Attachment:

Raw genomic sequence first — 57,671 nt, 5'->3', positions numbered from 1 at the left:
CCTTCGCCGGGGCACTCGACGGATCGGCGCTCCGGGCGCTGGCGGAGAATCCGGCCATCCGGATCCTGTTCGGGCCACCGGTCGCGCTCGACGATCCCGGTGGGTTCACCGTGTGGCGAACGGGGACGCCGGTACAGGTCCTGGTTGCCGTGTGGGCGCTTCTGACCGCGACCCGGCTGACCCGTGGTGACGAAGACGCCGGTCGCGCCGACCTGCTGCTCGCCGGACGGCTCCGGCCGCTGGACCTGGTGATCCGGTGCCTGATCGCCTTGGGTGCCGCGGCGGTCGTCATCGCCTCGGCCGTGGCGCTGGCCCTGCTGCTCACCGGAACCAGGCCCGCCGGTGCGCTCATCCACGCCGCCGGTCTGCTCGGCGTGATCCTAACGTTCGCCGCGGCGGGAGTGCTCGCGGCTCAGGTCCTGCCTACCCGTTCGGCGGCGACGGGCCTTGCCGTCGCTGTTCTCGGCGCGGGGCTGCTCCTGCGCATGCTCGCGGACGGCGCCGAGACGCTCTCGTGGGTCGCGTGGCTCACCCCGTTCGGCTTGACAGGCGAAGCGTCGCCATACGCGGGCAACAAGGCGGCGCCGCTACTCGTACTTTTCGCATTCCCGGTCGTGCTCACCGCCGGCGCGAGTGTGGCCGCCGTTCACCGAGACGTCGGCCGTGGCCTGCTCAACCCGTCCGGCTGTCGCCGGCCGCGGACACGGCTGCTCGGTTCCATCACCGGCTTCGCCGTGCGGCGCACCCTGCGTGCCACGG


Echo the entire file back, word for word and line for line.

Raw genomic sequence first — 57,671 nt, 5'->3', positions numbered from 1 at the left:
CCTTCGCCGGGGCACTCGACGGATCGGCGCTCCGGGCGCTGGCGGAGAATCCGGCCATCCGGATCCTGTTCGGGCCACCGGTCGCGCTCGACGATCCCGGTGGGTTCACCGTGTGGCGAACGGGGACGCCGGTACAGGTCCTGGTTGCCGTGTGGGCGCTTCTGACCGCGACCCGGCTGACCCGTGGTGACGAAGACGCCGGTCGCGCCGACCTGCTGCTCGCCGGACGGCTCCGGCCGCTGGACCTGGTGATCCGGTGCCTGATCGCCTTGGGTGCCGCGGCGGTCGTCATCGCCTCGGCCGTGGCGCTGGCCCTGCTGCTCACCGGAACCAGGCCCGCCGGTGCGCTCATCCACGCCGCCGGTCTGCTCGGCGTGATCCTAACGTTCGCCGCGGCGGGAGTGCTCGCGGCTCAGGTCCTGCCTACCCGTTCGGCGGCGACGGGCCTTGCCGTCGCTGTTCTCGGCGCGGGGCTGCTCCTGCGCATGCTCGCGGACGGCGCCGAGACGCTCTCGTGGGTCGCGTGGCTCACCCCGTTCGGCTTGACAGGCGAAGCGTCGCCATACGCGGGCAACAAGGCGGCGCCGCTACTCGTACTTTTCGCATTCCCGGTCGTGCTCACCGCCGGCGCGAGTGTGGCCGCCGTTCACCGAGACGTCGGCCGTGGCCTGCTCAACCCGTCCGGCTGTCGCCGGCCGCGGACACGGCTGCTCGGTTCCATCACCGGCTTCGCCGTGCGGCGCACCCTGCGTGCCACGG